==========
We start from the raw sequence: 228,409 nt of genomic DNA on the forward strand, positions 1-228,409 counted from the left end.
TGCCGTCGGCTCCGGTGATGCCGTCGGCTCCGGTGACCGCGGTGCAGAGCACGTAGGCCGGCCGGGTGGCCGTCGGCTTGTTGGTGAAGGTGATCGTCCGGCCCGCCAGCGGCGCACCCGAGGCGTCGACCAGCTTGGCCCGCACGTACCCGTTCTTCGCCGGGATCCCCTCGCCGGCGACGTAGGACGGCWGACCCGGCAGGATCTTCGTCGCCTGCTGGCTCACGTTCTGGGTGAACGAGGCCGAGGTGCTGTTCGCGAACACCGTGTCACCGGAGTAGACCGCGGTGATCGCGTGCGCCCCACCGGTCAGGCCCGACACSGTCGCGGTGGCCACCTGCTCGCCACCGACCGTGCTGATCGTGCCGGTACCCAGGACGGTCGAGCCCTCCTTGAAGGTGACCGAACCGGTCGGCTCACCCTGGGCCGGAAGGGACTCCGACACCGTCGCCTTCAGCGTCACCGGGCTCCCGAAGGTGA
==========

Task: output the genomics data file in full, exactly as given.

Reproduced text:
We start from the raw sequence: 228,409 nt of genomic DNA on the forward strand, positions 1-228,409 counted from the left end.
TGCCGTCGGCTCCGGTGATGCCGTCGGCTCCGGTGACCGCGGTGCAGAGCACGTAGGCCGGCCGGGTGGCCGTCGGCTTGTTGGTGAAGGTGATCGTCCGGCCCGCCAGCGGCGCACCCGAGGCGTCGACCAGCTTGGCCCGCACGTACCCGTTCTTCGCCGGGATCCCCTCGCCGGCGACGTAGGACGGCWGACCCGGCAGGATCTTCGTCGCCTGCTGGCTCACGTTCTGGGTGAACGAGGCCGAGGTGCTGTTCGCGAACACCGTGTCACCGGAGTAGACCGCGGTGATCGCGTGCGCCCCACCGGTCAGGCCCGACACSGTCGCGGTGGCCACCTGCTCGCCACCGACCGTGCTGATCGTGCCGGTACCCAGGACGGTCGAGCCCTCCTTGAAGGTGACCGAACCGGTCGGCTCACCCTGGGCCGGAAGGGACTCCGACACCGTCGCCTTCAGCGTCACCGGGCTCCCGAAGGTGA